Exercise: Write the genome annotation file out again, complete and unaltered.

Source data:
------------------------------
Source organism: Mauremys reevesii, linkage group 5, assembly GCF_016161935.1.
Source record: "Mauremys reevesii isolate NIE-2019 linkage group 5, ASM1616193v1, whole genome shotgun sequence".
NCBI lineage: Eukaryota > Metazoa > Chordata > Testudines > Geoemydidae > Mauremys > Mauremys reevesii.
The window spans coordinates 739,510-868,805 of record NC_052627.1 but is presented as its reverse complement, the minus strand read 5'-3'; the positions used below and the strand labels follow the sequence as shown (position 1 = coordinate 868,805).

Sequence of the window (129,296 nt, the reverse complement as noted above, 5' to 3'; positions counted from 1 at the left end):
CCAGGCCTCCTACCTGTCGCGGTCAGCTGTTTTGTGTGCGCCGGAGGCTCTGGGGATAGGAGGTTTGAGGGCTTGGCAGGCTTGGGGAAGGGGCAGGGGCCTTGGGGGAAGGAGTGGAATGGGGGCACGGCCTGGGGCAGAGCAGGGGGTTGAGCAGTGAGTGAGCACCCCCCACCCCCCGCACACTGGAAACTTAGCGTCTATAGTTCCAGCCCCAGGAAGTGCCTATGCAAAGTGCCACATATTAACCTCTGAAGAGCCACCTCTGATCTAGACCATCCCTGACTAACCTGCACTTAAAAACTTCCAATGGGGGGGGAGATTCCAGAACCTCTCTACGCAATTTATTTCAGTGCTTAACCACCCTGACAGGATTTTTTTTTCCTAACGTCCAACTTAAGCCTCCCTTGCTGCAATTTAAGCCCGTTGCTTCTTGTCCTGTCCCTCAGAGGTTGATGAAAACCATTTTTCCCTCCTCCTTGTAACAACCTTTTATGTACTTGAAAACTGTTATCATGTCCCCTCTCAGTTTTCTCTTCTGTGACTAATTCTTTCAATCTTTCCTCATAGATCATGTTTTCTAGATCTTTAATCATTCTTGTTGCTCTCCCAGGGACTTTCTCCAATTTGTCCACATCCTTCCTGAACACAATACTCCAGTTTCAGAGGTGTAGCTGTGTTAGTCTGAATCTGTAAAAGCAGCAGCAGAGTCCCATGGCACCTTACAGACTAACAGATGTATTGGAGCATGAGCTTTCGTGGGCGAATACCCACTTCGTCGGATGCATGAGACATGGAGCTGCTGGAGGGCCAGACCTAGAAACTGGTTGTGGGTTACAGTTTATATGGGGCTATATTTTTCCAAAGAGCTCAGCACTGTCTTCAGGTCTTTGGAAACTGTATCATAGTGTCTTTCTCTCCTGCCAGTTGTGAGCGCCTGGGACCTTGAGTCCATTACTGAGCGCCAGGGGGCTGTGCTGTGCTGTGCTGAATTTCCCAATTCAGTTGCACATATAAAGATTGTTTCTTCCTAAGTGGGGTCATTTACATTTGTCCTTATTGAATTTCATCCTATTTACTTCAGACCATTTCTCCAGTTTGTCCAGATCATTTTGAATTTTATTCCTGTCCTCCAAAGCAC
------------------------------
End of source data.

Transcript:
Source organism: Mauremys reevesii, linkage group 5, assembly GCF_016161935.1.
Source record: "Mauremys reevesii isolate NIE-2019 linkage group 5, ASM1616193v1, whole genome shotgun sequence".
NCBI lineage: Eukaryota > Metazoa > Chordata > Testudines > Geoemydidae > Mauremys > Mauremys reevesii.
The window spans coordinates 739,510-868,805 of record NC_052627.1 but is presented as its reverse complement, the minus strand read 5'-3'; the positions used below and the strand labels follow the sequence as shown (position 1 = coordinate 868,805).

Sequence of the window (129,296 nt, the reverse complement as noted above, 5' to 3'; positions counted from 1 at the left end):
CCAGGCCTCCTACCTGTCGCGGTCAGCTGTTTTGTGTGCGCCGGAGGCTCTGGGGATAGGAGGTTTGAGGGCTTGGCAGGCTTGGGGAAGGGGCAGGGGCCTTGGGGGAAGGAGTGGAATGGGGGCACGGCCTGGGGCAGAGCAGGGGGTTGAGCAGTGAGTGAGCACCCCCCACCCCCCGCACACTGGAAACTTAGCGTCTATAGTTCCAGCCCCAGGAAGTGCCTATGCAAAGTGCCACATATTAACCTCTGAAGAGCCACCTCTGATCTAGACCATCCCTGACTAACCTGCACTTAAAAACTTCCAATGGGGGGGGAGATTCCAGAACCTCTCTACGCAATTTATTTCAGTGCTTAACCACCCTGACAGGATTTTTTTTTCCTAACGTCCAACTTAAGCCTCCCTTGCTGCAATTTAAGCCCGTTGCTTCTTGTCCTGTCCCTCAGAGGTTGATGAAAACCATTTTTCCCTCCTCCTTGTAACAACCTTTTATGTACTTGAAAACTGTTATCATGTCCCCTCTCAGTTTTCTCTTCTGTGACTAATTCTTTCAATCTTTCCTCATAGATCATGTTTTCTAGATCTTTAATCATTCTTGTTGCTCTCCCAGGGACTTTCTCCAATTTGTCCACATCCTTCCTGAACACAATACTCCAGTTTCAGAGGTGTAGCTGTGTTAGTCTGAATCTGTAAAAGCAGCAGCAGAGTCCCATGGCACCTTACAGACTAACAGATGTATTGGAGCATGAGCTTTCGTGGGCGAATACCCACTTCGTCGGATGCATGAGACATGGAGCTGCTGGAGGGCCAGACCTAGAAACTGGTTGTGGGTTACAGTTTATATGGGGCTATATTTTTCCAAAGAGCTCAGCACTGTCTTCAGGTCTTTGGAAACTGTATCATAGTGTCTTTCTCTCCTGCCAGTTGTGAGCGCCTGGGACCTTGAGTCCATTACTGAGCGCCAGGGGGCTGTGCTGTGCTGTGCTGAATTTCCCAATTCAGTTGCACATATAAAGATTGTTTCTTCCTAAGTGGGGTCATTTACATTTGTCCTTATTGAATTTCATCCTATTTACTTCAGACCATTTCTCCAGTTTGTCCAGATCATTTTGAATTTTATTCCTGTCCTCCAAAGCAC